This paper proposes that global peace should be a professional concern because the issues are complex and require critical and creative thinking, and because professionals have status enabling them to convey information to empower others. Professionals must examine priorities in society's needs for application of their particular knowledge areas, and must each make their own unique contribution towards a more peaceful, less threatened planet.
SantaBarbara County exhibits some of the highest rates of food insecurity in California, as well as in the United States. Through ethnographic research of three low-income, predominantly Latino communities in SantaBarbara County, this study examined the degree to which households had been experiencing heightened levels of food insecurity since the economic recession and ensuing coping strategies, including gender-specific repercussions and coping strategies. Methods included administering a survey with 150 households and conducting observation and unstructured (...) interviews at various local food-centered venues. Results indicated that households from the three communities were experiencing heightened levels of food insecurity and that all three communities were employing diversification of procurement, adjustments to a reduced or limited food budget, reliance on food assistance, and revitalization of the home as a site of domestic food production and preparation as coping strategies. The results also suggested that women suffered disproportionately higher psychological and physical costs associated with compounding crises. In conclusion, the experiences narrated by low-income households reflect a form of citizenship that appears compromised by a host of variables perceived to exist outside the realm of local control. Shifting toward an operational framework of food sovereignty may allow these communities to become more resilient in the face of future political, environmental, social, and economic stressors. (shrink)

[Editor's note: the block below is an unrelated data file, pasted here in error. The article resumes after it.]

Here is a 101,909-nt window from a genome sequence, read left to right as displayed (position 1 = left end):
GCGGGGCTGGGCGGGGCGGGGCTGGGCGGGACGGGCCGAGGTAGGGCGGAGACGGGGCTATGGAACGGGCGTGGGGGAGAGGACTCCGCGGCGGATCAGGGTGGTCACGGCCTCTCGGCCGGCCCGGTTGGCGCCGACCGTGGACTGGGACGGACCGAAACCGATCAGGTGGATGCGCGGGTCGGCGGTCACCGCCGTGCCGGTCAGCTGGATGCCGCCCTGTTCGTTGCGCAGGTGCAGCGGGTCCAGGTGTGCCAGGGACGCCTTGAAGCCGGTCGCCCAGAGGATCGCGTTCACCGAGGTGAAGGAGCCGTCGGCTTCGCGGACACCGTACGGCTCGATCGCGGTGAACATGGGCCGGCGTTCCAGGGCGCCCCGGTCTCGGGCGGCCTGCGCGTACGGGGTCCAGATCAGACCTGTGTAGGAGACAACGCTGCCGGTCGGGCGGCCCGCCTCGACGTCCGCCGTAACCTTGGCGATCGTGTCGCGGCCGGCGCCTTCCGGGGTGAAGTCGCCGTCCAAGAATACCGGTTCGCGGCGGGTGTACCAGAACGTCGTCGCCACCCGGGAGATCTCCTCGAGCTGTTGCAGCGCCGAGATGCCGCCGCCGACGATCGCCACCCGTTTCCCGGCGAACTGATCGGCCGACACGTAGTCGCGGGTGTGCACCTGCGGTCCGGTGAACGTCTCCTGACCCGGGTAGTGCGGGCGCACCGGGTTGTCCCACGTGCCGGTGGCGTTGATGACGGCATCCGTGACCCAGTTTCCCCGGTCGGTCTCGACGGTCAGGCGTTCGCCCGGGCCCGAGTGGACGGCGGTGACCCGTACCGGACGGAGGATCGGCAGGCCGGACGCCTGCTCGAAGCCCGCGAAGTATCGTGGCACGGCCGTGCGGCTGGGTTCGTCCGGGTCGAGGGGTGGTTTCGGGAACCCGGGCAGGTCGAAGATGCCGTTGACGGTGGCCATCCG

This paper deals with the interrelation between mystique and prophecy in the Christian spirituality. It intends to face dualisms, observed in the past and also in the current Christianity, between these terms. It presents Saint Teresa of Avila’s testimony as a way for overcoming the dichotomy between mystique and prophecy by means of a procedural integration. The foundation for the needed relation between the terms concerned is the existence of Jesus of Nazareth itself, which may be regarded as prophetic-mystic. It (...) means that there’s an interrelation between prayer and action, contemplation and mission. However, the modern and postmodern subject has difficulties in this integration, such as letting himself be transformed by prayer, overcoming the tendency to control and effectiveness. Saint Teresa of Jesus, in this context, is a testimony to mystique and prophecy, mediated by a discretion which goes through daily perceptions. The book Foundations contributes to illustrate this discretion. Keywords : Mystique. Prophecy. Discretion. Saint Teresa of Jesus. Resumo Este artigo trata da inter-relação entre mística e profecia na espiritualidade cristã. Pretende enfrentar dualismos, observados no passado e também no presente do cristianismo, entre esses termos. Apresenta o testemunho de Santa Teresa de Ávila como caminho de superação da dicotomia entre mística e profecia através de uma integração processual. O fundamento da necessária relação entre os termos em questão é a própria existência de Jesus de Nazaré, que pode ser considerada profético-mística. Isso significa que há uma inter-relação entre oração e ação, contemplação e missão. No entanto, o sujeito moderno e pós-moderno apresenta dificuldades nessa integração, como o deixar-se transformar pela oração, superando a tendência ao controle e à eficácia. Santa Teresa de Jesus, nesse contexto, é testemunho de mística e profecia, mediadas por um discernimento que passa por percepções cotidianas. O livro Fundações contribui para ilustrar esse discernimento. Palavras-chave : Mística. Profecia. Discernimento. Santa Teresa de Jesus. (shrink)